We all know of the book; many of us may have read it. Translated into 67 languages, The Diary of Anne Frank reportedly sold over 31 million copies. I didn’t know that the book had problem finding a publisher in Britain and the US till I read about it in a letter to the editors in The New York Review of Books. The death of the book’s editor at Doubleday, Barbara Zimmerman Epstein, (in June) occasioned the letter.
The Diary of Anne Frank was published in America in 1952, five years after the book first appeared in the Netherlands. The author of the NYRB letter, Kem Knapp Sawyer, points out that Anne’s father, Otto Rank, received numerous rejections from publishers before Doubleday acquired the manuscript (1951). Following its publication he got over 30,000 letters from readers.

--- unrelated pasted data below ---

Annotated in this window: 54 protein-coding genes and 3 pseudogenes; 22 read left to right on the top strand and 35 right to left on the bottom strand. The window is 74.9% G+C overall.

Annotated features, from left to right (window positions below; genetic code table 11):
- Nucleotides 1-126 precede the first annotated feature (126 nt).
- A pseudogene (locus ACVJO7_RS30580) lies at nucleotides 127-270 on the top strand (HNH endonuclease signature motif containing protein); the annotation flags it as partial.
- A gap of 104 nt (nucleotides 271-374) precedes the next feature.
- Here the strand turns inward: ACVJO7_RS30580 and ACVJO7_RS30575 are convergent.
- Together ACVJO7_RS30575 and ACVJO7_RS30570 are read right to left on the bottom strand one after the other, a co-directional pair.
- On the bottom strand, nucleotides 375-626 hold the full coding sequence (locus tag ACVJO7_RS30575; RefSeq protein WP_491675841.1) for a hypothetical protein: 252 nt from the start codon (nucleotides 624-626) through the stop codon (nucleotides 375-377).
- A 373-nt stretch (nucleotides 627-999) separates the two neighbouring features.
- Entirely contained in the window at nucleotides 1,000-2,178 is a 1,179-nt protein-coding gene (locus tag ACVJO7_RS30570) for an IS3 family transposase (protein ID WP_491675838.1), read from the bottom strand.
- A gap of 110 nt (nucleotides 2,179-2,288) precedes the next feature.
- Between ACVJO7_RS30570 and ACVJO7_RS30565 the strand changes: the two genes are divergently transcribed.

In the introduction to the US edition Eleanor Roosevelt wrote:
Anne Frank's account of the changes wrought upon eight people hiding out from the Nazis for two years during the occupation of Holland, living in constant fear and isolation, imprisoned not only by the terrible outward circumstances of war but inwardly by themselves, made me intimately and shockingly aware of war's greatest evil—the degradation of the human spirit.
Anne Frank died at Bergen Belson concentration camp
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